Friday, October 31, 2008

Goose tastes like goose.

We ate the bird last night. There were only a few feathers still on the carcass. We had some of our favorite people over to help us with the feast. It was also a good excuse to get fancy.
I went to see the cheese monger, because I thought that eating something as fancy as a goose deserved fancy accompaniments like cheese and figs- which I usually don't buy, because I see paying $5 for a basket of 7ish fruits as somewhat frivolous. It's not, if you're being generous with your food and feeding some of your favorite people, at least that's how I rationalized it to myself. The cheese monger was very excited about our goose. He was also real friendly. I'd heard great things about Steve's Cheese, and am somewhat sorry that I hadn't visited sooner.

Nic spent the day prepping, cleaning and cooking. I really like the idea of having a house boyfriend, and only get envious when he sends me photos like this:

Notice the glass of wine. He sent these photos at 3pm. I could have really gone for a glass of wine at 3pm yesterday...

I don't think I'd mind all that much playing the role of the house girlfriend... but we like to shake up tradition (or whatever you want to call it) here and there.

Anyway. When I got home the apartment smelled divine and Nic was just hanging up the 4-point deer rack that I scored last weekend. Now we have a 'rack wall' complete with coat rack, bike rack, and deer rack. What other kinds of racks can we fit on the wall. Maybe I'll take to calling our bookshelf a book rack.

The meal itself was wonderful. The menu went something like this:

Appetizers: Bread with olive oil and parmasean cheese
Fresh toasted pumpkin seeds and Oregon hazelnuts

Main Course: Mixed greens with parmasean, candied hazelnuts, Pear and red onion with a balsamic vinigarette
Herbed mashed potatoes with goose gravy
Pumpkin, leek, hazelnut and chevre gratin
Brined Goose, roasted in its own juices with olive oil, butter and stuffed with local heirloom carrots, dried cherries and apples.

Desset: Brown Turkish Figs paired with Spanish Bleu Cheese drizzled with Honey
Apple pie (1/2 lattice) with fresh whipped cream

Bon Apetit!

Tuesday, October 28, 2008

Cast & Blast

If anyone reading this has talked to me in the past week, you may be aware of my new favorite concept: Cast & Blast. Cast & Blast is where you go fishing, but bring a gun along with you, in case you don't catch any fish and still want dinner that evening.

I've never though of myself as a hunter- because I'm not. I've never field-dressed a deer, or gone hunting for that elusive 4x5 buck. I couldn't even bring myself to shoot at squirrels with a BB-gun when I was a kid. I was a through-and-through nature lover. I have fairly recently come to the conclusion that you can love and respect nature, and still enjoy its bounty. This train of thought is arguably more ethical than eating meat that you find at the grocery store that existed on feed lots and factory farms.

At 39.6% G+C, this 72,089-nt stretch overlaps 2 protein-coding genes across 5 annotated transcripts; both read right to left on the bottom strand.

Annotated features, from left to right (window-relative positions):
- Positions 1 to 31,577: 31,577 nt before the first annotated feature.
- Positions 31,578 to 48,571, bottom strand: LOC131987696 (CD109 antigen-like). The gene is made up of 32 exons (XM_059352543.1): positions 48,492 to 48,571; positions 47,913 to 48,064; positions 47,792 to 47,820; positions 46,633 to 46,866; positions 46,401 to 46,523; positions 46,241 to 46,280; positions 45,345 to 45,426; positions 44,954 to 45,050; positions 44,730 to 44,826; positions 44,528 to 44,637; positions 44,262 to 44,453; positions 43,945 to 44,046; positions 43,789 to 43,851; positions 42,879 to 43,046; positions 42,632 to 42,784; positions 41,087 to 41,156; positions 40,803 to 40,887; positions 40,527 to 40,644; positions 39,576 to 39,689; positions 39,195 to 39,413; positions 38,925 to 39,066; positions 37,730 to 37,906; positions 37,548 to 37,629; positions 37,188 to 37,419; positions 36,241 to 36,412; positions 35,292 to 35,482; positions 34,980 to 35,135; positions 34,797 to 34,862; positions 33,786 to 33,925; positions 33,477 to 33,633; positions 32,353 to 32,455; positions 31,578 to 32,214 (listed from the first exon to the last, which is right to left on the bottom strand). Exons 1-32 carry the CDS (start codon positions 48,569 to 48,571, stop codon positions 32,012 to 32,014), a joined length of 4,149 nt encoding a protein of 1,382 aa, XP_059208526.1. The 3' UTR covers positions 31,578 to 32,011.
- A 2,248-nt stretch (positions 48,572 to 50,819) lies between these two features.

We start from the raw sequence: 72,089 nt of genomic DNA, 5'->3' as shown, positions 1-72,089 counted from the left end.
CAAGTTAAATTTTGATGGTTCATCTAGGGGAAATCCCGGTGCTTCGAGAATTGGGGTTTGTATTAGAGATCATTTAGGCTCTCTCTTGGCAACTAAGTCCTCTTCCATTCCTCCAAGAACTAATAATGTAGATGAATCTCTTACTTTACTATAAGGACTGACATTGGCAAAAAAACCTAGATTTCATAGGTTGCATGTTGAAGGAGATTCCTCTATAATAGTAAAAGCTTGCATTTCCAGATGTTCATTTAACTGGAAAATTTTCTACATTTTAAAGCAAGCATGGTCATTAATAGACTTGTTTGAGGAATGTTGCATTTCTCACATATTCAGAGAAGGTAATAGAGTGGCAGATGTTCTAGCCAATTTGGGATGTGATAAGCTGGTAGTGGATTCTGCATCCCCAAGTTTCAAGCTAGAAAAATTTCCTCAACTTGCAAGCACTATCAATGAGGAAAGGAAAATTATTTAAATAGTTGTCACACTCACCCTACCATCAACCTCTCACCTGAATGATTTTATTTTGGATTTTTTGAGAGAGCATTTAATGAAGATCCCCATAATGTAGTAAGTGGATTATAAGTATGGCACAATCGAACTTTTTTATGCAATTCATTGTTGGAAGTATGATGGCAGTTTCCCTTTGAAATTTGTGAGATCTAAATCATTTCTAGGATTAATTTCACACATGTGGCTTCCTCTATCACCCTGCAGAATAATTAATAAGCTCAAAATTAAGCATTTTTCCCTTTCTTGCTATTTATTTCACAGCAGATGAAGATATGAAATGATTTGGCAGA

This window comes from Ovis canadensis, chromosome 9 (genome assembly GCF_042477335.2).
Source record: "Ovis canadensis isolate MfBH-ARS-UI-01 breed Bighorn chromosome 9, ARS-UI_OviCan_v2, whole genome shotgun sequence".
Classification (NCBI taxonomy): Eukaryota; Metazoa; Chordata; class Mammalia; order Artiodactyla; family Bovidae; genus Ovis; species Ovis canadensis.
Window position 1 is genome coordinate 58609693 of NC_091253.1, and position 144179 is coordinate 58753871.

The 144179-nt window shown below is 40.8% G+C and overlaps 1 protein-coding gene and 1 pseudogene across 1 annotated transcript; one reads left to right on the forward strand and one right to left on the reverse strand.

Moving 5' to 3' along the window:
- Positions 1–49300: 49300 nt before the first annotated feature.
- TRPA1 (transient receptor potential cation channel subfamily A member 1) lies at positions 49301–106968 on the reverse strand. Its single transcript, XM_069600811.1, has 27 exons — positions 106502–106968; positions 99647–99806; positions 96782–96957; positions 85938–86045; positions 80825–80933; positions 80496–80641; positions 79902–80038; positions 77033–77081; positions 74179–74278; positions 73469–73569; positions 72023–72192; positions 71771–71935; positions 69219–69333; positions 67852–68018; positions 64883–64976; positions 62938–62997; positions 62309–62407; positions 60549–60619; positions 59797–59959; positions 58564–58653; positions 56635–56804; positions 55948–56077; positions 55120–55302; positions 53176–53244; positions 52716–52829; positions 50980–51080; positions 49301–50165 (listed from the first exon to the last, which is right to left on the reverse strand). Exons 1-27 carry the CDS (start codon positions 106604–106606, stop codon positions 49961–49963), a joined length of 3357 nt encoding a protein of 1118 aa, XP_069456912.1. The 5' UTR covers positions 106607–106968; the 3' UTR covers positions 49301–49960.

Nic and I went to Elkton this weekend. A bit of an impromptu we've-been-together-1-year celebration vacation... to see my family. I like my family, and they like my boyfriend, so it works out. My mother's long-time boyfriend, Ron, (who, for all intensive purpose is my step-father, except that they're not married) had the drift boat out on the river, and when asked, we said, 'Sure! We'd love to get up at 6:30."

We didn't catch any salmon. The fish were rolling, but they certainly weren't biting. Nic had asked about ducks in the area, and Ron brought along the shotgun just in case we saw any. After not hitting any mallards, Ron winged a southbound Canada Goose. Nic got in a good a head shot. Ron retrieved the bird, mumbling something about how his dog would never speak to him again, wrung it's neck and handed it to me to stow at the bow of the boat.

I had never had the opportunity to examine a Canada Goose from so close. they have pretty amazing plumage, which was further reinforced when we were plucking it. I couldn't help but wonder how many geese go into one down sleeping bag. But we've got goose for dinner this week. I'm sure it will taste like goose. We're planning on having some people over to help us figure out what goose tastes like. In the meantime, I'm going to assume it tastes a little like how our refrigerator smells.

I leave you with a photo of geese decoys and Tasha, the dog that missed out on all the fun (but got to play with goose wings that afternoon).

Sunday, October 19, 2008

Lazy Sunday

It does seem like the only time I have these days to blog is the weekend. It is also the only time that I do other things, like sleep in, force myself to relax, see my favorite people (see previous post) and prepare my meals for the following week. I also sometimes take photos of my balcony. I would take more, but the amount of daylight that remains when I get home from work leaves something to be desired (more of it).

The weekend started out pretty well. I passed my Microsoft Dynamics Axapta Financials test. This is big news due to the amount of time I've spent studying for it (I would say a good deal of the past 3 months). It was proctored by a strange (to me) testing facility in Beaverton. I have been spending an inordinate amount of time to the west of Portland, I almost bought a car on Thursday- which is kind of a big deal, seeing a how I haven't owned a car for 6 years, or since I left home. I test drove it out in Hillsboro, and it was then that I discovered how beautiful Hillsboro is. I have talked a lot of shit about NW Portland (where I now live), but I also talk a lot of shit about the suburbs, which Hillsboro is included. It is difficult to remember sometimes that where there are now strip malls and chain stores, was once pristine wilderness, grass and meadows and trees and untouched beauty. I actually find that the wilderness is even harder for me to visualize than the farmland that proceeded the wilderness, and preceded the suburban sprawl. So. I talked a lot of shit about the suburbs- but I have come to the decision that I will stop judging people who live there- especially people my age. I believe that people will do what is comfortable for them. Some people who grew up in the suburbs will most likely choose to live there due to familiarity and comfort- which I can relate to, as I am drawn back to the appeal of the rural life which I knew for most of my life. People are products of their environment, which some choose to reject, but I certainly can't blame people who choose to embrace it, especially when I find myself doing the same.